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Center for Teaching Excellence

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Announcing Winners of Digital Humanities Course Development Stipends for 2015-2016

Co-sponsored by the Center for Digital Humanities (CDH) and the Center for Teaching Excellence (CTE), the Digital Humanities Course Development Stipends support faculty members who wish to enhance an existing humanities course by incorporating innovative digital tools or projects. Awardees receive a stipend as well as pedagogical and technical course development support. We are pleased to announce that Lydia Brandt (Assistant Professor of Art History) and Mark Garrett Cooper (Professor of Film and Media Studies) are the recipients of the inaugural year stipends awarded for 2015-2016.

The goal of Brandt’s project is to establish a new approach to teaching art history. Traditionally, art history educators have evaluated students’ knowledge through slide comparisons and memorization-based exams. Brandt plans to replace these techniques in her ARTH 340: American Art and Architecture to 1812 course with a series of alternative digital assignments, in which students will select artworks studied in class to create a three-dimensional digital gallery. These assignments, she predicts, will foster critical thinking about course concepts and provide students with a more engaging means of contextualizing works of art.

Cooper will use the stipend to incorporate new digital tools and methods into FAMS 300: Film and Media History. This course introduces students to major events, actors, and issues in the history of media while helping them to develop basic research and interpretive skills that media historians use in their work. Cooper’s project focuses on three major course assignments. In the first, students will use primary sources to develop online histories of movie-going in Columbia from 1907-1919. In the second, they will use data visualization tools to analyze media coverage of celebrities. In the third assignment, students will use open source courseware to compare 1950s television programming in Columbia and New York.   Learning how to use these tools and methods, Cooper believes, will be essential for the next generation of media historians. You may view this work in progress at Columbia Screens.

CDH and CTE will be sponsoring a new round of stipends for 2016-2017. Check the CTE’s Grants page in early March for the call for applications and further details. Or email us at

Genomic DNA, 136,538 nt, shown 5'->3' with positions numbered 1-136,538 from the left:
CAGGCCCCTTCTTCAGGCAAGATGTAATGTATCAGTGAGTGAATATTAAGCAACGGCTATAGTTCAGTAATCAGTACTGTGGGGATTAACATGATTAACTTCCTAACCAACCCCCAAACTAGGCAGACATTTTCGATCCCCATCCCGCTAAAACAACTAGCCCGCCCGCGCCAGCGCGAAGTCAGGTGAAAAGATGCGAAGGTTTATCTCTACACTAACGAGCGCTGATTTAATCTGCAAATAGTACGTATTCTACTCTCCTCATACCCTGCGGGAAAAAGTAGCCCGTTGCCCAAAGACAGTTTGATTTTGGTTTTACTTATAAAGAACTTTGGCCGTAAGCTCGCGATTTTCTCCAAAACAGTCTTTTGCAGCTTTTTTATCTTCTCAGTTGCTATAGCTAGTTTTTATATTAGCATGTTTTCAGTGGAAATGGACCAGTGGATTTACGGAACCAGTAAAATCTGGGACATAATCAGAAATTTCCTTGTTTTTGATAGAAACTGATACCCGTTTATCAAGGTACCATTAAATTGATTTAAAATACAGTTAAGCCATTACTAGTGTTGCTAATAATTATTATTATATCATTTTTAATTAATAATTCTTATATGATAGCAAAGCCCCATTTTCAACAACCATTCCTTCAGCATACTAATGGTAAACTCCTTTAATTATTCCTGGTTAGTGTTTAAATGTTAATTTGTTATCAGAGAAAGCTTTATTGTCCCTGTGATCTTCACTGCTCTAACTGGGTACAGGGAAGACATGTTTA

About the Award Winners

Lydia Brandt is Assistant Professor of Art History at the School of Visual Art and Design. She has taught art and architectural history and the methods and theory of historic preservation at the University of South Carolina since 2011. She earned degrees from New York University and the University of Virginia.

Brandt specializes in popular American architecture of the late nineteenth and early twentieth centuries, with a particular focus on the ubiquitous Colonial Revival. Her work questions the ways in which places shape, reflect and respond to politics, memory and society. Brandt is also an active advocate for preservation in South Carolina. In her classes, she pulls from local resources, e.g. buildings on the USC campus and in the Columbia area, art and decorative arts in nearby museums, and on-going historic preservation projects in South Carolina.

Mark Garrett Cooper is a Professor in the Film and Media Studies Program. He investigates the history of media institutions. Those investigation have led him to publish two books on early Hollywood and to current research, with co-author John Marx, revealing the career of the American university as a media institution. They are currently completing a book, tentatively entitled “Mass Media U,” and maintain a blog based on their research at

Another book in progress, “Accounting for Motion Pictures,” describes film and television history from the point of view of its accounting practices. Cooper is also involved in collaborative projects to bridge disciplines, institutions, and communities by means of digital tools and archival media.

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